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St Andrews is a town, that has its name from Saint Andrew the Apostle and is a former royal burgh on the east coast of Fife, Scotland, and an important home of golf. It has a population of about 18 000, and stands on the North Sea coast between Edinburgh and Dundee. It is home to Scotland's oldest university, the University of St Andrews.
The town is called "home of golf" for two reasons. First, the Royal and Ancient Golf Club, founded in 1754,has authority over the game worldwide except in the USA and Mexico. Second, the beautiful links (acquired by the town in 1894) is the most frequent venue for The Open Championship, the oldest of the Men's major golf championships.
Visitors travel to St Andrews in great numbers for several courses ranked amongst the finest in the world, as well as for the sandy beaches.
The Cathedral of St Andrew was at one time Scotland's largest building. It was founded by Bishop Robert (1122 - 1159). It was not completed and consecrated until 1318 in the reign of Robert the Bruce (1306-29).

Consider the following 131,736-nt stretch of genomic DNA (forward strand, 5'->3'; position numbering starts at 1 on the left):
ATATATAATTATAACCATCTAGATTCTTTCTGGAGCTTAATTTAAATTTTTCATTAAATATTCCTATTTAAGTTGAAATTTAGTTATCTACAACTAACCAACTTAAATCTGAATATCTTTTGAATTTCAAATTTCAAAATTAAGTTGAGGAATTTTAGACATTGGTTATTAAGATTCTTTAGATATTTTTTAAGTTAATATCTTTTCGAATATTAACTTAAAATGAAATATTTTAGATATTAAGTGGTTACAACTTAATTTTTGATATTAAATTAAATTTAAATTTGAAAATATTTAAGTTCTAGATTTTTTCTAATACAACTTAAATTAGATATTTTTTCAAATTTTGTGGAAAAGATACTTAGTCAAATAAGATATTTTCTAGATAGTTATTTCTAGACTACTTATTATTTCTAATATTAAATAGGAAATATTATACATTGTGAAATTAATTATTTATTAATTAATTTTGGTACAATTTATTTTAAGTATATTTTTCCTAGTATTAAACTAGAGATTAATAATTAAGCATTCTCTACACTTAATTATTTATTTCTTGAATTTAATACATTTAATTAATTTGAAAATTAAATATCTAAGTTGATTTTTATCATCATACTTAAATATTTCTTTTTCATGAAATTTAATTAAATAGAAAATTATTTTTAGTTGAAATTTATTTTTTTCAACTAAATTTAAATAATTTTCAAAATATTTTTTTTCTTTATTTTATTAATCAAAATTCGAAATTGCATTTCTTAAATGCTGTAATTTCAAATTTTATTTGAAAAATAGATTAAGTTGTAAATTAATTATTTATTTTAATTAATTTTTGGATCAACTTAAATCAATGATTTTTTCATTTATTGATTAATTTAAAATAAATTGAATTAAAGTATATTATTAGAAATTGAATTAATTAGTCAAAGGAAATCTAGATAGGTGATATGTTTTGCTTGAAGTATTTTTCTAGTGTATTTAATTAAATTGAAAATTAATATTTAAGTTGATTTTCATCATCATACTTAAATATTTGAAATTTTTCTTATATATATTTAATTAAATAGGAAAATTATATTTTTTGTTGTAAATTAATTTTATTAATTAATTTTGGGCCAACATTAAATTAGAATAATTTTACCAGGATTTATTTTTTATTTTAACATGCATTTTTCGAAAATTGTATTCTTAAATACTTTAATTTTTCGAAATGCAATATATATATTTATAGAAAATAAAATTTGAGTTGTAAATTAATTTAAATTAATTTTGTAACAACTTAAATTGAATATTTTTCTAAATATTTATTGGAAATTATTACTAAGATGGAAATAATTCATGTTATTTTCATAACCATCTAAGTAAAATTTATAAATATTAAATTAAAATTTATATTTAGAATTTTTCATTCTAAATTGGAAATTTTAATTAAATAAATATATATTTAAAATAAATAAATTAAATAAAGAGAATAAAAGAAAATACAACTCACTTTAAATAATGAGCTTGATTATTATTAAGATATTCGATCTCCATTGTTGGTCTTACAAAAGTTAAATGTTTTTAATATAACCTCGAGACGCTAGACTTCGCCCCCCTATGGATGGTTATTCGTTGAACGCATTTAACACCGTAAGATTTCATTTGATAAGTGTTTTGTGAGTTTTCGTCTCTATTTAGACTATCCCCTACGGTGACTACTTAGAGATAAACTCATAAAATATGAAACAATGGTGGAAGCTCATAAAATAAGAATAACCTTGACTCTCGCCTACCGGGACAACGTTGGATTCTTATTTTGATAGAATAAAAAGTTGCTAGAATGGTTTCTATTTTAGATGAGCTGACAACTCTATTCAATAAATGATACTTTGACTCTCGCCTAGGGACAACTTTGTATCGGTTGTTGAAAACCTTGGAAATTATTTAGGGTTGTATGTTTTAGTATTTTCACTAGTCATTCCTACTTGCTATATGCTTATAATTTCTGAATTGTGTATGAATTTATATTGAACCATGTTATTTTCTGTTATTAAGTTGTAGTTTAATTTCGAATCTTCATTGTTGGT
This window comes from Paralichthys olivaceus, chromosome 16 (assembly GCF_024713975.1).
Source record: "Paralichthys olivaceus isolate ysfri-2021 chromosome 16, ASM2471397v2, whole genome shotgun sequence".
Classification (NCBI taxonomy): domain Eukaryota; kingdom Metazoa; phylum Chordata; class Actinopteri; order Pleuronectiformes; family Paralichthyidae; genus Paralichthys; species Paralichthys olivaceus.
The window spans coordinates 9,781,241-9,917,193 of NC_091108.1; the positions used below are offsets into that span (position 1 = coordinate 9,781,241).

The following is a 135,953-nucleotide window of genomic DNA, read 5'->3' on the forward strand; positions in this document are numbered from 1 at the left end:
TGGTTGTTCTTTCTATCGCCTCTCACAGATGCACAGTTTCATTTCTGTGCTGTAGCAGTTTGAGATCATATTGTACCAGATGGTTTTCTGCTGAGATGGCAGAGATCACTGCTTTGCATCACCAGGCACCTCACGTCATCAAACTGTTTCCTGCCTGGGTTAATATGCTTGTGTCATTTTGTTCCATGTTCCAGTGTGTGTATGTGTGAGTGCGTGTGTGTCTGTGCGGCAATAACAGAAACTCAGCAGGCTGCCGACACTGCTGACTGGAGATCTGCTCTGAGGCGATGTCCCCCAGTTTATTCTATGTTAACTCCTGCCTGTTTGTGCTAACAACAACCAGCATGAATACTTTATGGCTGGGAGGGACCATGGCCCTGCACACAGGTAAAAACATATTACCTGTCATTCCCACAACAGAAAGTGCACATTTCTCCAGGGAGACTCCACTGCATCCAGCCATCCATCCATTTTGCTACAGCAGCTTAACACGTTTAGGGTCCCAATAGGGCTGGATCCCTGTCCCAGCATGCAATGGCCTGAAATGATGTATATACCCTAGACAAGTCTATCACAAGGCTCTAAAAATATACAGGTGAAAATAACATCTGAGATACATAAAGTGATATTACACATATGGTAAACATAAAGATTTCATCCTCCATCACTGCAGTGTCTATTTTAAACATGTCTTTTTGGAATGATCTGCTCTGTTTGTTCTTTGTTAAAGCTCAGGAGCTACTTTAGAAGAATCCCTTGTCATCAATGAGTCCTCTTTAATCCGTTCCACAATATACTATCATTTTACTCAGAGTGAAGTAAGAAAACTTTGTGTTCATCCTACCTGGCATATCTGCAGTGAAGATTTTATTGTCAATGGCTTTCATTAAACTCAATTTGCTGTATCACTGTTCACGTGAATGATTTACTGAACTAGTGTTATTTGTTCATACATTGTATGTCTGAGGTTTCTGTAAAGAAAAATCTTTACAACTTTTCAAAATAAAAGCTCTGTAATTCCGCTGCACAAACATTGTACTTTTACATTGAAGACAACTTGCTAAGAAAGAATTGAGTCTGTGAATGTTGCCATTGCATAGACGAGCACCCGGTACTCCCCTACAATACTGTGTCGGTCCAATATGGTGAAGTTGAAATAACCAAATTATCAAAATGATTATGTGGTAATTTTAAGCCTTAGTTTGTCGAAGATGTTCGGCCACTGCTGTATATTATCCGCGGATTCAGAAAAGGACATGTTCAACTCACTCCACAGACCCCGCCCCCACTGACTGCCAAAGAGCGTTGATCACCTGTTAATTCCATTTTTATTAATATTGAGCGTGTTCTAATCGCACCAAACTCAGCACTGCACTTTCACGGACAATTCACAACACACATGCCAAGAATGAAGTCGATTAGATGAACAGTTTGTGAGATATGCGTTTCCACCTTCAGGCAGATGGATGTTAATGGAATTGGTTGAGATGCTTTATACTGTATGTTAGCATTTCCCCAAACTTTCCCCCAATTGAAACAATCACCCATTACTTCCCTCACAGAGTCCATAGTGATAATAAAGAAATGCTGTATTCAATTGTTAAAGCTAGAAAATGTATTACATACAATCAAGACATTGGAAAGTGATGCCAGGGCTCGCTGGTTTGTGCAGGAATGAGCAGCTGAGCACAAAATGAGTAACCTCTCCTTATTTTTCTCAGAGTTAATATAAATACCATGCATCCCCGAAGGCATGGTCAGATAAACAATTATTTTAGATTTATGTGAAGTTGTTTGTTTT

St Rule's Tower
St Rule's tower stands in the Cathedral grounds but is older than the cathedral. Probably it was part of the Cathedral up to the early 12th century.
The ruins of St Andrews Castle stand on a rock at the sea. It is said that Bishop Roger erected the first stone castle on the site about the beginning of the 13th century as an episcopal residence.
The University of St Andrews
The University of St Andrews owed its origin to a society formed in 1410 by Lawrence of Lindores, abbot of Scone and a few others.
The University library, which now includes the older college libraries, was founded about the middle of the 17th century, rebuilt in 1764, and improved in 1829 and 1889 - 1890.
The modern buildings, in the Jacobean style, were erected between 1827 and 1847. University College, Dundee, became in 1890 affiliated to the University of St Andrews.
- Royal Burgh of St Andrews Community Council
- The Official Tourist Portal for St Andrews
- St Andrews travel guide from Wikivoyage
- St Andrews Links
|This article includes text from the public domain 1911 Encyclopaedia Britannica. Please add to the article as needed.|